What impact do you hope this film will have?
I hope that the film will serve as both a cautionary tale and an inspiring model for Native communities whose languages are endangered. Language revitalization programs are springing up on reservations and among urban Native American communities across the country, but reviving a language is a hugely difficult and slow process. The film is already being used in this way to wonderful effect. Also, as I travel around to film festivals, I am finding that the film has an equally important impact on non-native communities. Few people are aware that the native people of New England who ensured the survival of the Pilgrims even exist, much less that they are having a cultural revival. Seeing the film has made them see our early history in a brand new way.
What led you to make this film?
I was transfixed by the unprecedented and astonishing story of the Wampanoag Indians of Cape Cod and Martha’s Vineyard bringing back their language. No one had spoken the language in a century, at least not in any fluent way. They were literally bringing it back from the dead, though they would say that the language was only sleeping. I found Jessie Little Doe — whose visions moved her to lead her fellow Wampanoags in reclaiming their language — enormously compelling, entertaining, moving, funny, and inspiring, and her daughter Mae, the first Native speaker of Wampanoag in a century, added another level of the story that made it impossible for me to resist.(View full post to see video)
What were some of the challenges you faced in making We Still Live Here?
Making a film about the resurrection of a language is an enormous challenge. How do you make learning a language, or language itself, visually exciting? It’s nearly impossible. Fortunately two things enabled me to do this: the talents of my fabulous animator Ruth Lingford, who made language come alive in a new way, and the existence of absolutely beautiful 17th and 18th century documents handwritten in Wampanoag by the ancestors of the people in my film. And of course the beautiful and compelling people who are bringing back the language.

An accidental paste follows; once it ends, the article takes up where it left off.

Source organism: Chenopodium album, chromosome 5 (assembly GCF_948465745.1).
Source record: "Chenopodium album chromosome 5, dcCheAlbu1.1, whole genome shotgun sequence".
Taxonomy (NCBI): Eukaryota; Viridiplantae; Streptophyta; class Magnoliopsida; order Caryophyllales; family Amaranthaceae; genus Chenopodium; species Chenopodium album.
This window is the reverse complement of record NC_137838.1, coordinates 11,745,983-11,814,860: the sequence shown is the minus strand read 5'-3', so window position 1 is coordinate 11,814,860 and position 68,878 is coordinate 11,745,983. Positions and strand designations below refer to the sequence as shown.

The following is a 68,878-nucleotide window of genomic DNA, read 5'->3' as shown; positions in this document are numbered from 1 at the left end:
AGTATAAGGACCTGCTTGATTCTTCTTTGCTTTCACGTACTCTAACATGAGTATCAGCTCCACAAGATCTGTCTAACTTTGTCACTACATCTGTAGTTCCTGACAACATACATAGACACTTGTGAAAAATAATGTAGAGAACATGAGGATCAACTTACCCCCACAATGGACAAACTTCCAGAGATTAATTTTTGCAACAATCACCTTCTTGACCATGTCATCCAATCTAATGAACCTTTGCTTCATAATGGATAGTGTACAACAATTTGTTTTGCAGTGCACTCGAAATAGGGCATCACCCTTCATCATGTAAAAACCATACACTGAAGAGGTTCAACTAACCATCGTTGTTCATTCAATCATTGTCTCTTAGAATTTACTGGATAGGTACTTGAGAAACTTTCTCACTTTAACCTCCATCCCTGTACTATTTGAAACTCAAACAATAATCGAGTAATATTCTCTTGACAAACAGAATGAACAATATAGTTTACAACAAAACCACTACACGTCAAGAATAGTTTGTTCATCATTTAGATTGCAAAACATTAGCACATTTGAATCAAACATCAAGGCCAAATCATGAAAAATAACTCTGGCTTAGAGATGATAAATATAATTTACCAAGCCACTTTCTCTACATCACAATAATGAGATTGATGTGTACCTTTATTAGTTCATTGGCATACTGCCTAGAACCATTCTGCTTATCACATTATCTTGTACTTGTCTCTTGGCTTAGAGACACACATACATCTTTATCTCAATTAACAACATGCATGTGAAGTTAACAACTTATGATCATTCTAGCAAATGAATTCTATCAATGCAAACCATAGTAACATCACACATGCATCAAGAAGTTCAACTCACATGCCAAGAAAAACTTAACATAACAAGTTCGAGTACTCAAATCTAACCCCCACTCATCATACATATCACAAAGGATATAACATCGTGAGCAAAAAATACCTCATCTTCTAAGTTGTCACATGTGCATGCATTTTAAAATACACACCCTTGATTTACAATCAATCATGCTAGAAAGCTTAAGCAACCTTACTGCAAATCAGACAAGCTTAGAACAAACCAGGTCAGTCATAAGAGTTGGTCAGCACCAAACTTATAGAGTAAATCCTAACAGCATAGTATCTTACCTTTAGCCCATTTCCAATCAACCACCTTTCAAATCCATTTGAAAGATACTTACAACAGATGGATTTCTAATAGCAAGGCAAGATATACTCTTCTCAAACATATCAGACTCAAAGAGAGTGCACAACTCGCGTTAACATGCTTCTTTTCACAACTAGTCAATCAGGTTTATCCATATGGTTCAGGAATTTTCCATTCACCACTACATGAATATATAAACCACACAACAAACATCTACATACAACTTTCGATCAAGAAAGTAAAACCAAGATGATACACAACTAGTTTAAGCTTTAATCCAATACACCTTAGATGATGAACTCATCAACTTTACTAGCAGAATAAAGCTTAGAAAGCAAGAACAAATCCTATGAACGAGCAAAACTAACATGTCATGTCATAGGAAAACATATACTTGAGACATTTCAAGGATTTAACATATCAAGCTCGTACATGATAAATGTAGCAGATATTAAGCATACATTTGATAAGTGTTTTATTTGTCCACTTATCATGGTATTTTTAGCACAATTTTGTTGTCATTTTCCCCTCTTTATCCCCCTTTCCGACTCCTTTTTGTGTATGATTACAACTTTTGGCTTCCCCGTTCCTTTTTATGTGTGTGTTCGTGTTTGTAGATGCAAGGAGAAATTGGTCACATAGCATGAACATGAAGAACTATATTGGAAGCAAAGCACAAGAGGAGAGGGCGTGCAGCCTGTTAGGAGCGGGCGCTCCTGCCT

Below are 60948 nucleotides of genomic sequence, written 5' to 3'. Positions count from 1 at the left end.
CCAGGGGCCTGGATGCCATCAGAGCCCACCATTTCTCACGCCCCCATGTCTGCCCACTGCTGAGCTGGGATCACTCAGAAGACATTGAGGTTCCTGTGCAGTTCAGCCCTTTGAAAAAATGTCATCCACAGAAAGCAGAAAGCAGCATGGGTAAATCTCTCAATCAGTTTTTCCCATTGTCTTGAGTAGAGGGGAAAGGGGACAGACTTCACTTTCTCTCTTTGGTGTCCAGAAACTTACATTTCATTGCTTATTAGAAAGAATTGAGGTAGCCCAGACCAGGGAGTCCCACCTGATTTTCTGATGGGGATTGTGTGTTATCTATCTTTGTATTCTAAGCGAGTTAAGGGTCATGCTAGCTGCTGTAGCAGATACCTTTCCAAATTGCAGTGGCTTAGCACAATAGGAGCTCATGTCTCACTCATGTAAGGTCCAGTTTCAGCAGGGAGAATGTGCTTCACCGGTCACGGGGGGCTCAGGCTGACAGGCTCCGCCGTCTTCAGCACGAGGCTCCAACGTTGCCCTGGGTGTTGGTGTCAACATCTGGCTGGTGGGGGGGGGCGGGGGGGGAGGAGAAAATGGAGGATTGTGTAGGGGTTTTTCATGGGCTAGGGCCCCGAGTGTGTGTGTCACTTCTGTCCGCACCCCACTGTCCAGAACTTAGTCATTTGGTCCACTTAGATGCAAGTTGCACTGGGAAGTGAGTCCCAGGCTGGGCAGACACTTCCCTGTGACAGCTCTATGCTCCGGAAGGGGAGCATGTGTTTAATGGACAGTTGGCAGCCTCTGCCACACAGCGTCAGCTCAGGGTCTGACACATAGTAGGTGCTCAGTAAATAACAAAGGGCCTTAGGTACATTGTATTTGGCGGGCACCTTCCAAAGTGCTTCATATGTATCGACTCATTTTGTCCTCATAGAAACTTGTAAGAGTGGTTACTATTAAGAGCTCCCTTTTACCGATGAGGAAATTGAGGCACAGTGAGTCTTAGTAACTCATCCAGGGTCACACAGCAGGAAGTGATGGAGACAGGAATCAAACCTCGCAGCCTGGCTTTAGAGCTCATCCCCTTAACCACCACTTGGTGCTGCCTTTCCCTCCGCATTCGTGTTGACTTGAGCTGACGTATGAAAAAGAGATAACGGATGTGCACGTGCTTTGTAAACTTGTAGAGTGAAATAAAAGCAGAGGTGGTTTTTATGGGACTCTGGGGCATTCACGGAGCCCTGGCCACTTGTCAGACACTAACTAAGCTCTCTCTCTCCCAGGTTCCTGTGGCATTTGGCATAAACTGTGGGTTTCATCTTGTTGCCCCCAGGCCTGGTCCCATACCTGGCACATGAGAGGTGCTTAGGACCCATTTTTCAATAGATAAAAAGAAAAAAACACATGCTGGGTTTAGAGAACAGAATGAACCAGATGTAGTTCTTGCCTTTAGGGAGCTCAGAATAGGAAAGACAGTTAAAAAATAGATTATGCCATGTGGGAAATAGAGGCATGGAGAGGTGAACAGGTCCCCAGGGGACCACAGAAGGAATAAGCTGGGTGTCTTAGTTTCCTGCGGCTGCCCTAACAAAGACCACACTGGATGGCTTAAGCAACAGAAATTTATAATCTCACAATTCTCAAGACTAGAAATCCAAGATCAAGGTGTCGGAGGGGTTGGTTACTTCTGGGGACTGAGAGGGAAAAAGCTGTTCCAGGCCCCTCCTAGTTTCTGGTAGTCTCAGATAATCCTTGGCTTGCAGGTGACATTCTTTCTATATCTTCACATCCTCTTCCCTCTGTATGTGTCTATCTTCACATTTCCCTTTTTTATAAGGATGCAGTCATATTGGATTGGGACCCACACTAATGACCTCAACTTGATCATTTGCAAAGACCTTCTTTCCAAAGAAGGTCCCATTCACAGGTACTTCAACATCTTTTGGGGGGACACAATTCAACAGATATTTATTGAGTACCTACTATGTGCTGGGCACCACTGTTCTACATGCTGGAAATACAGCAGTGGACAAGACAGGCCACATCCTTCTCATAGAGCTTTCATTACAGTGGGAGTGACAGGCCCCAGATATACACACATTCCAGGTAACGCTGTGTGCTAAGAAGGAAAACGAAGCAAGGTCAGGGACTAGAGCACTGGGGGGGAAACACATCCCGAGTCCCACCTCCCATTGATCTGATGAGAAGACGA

What would you have liked to include in the film that didn’t make the cut?
I would have liked to have included a scene in which a Wampanoag extended family are looking over their genealogy, which extends back to 1612 when their ancestor was the sachem of Nantucket. The family includes members of every color, from black to white, but all identify as Wampanoag. To me this scene embodies the native values of acceptance, of inclusiveness, and of family, but since I couldn’t make it relate directly to language loss or revival, it didn’t quite work in the cut. I’m glad to say that I did use this scene as the centerpiece for the video extra, Are You an Indian?
Tell us about a scene in the film that especially moved or resonated with you.
I am always moved by the scene in which Jessie discovers that her advisor at MIT will be the linguist she insulted a few years before at a meeting in Aquinnah. She knows she screwed up and is ready to apologize, but Ken Hale apologies first and becomes her beloved mentor. Then later in the film when Jessie is speaking Wampanoag at his memorial service after his untimely death, and says it’s because of him that she is speaking her ancestral tongue, I always tear up.
In American Masters’ upcoming documentary on Woody Allen, the film legend allows his life and creative process to be documented on-camera for the first time. The two-part film follows Allen’s career, spanning over 40 years, and tracks his story from his childhood and first professional gigs as a teen to his most recent box office hit, Midnight in Paris.
Get a closer look at the film with these excerpts:
When Woody Met Diane: See what happened when Woody Allen first met Diane Keaton and learn what they both first thought of each other.(View full post to see video)
Woody Allen at Taminent: Woody Allen describes how he began writing comedy sketches at the Tamiment, a Poconos resort.(View full post to see video)
Woody’s Improv – The Punatorium: Dick Cavett recalls Woody Allen’s legendary improvisation skills.(View full post to see video)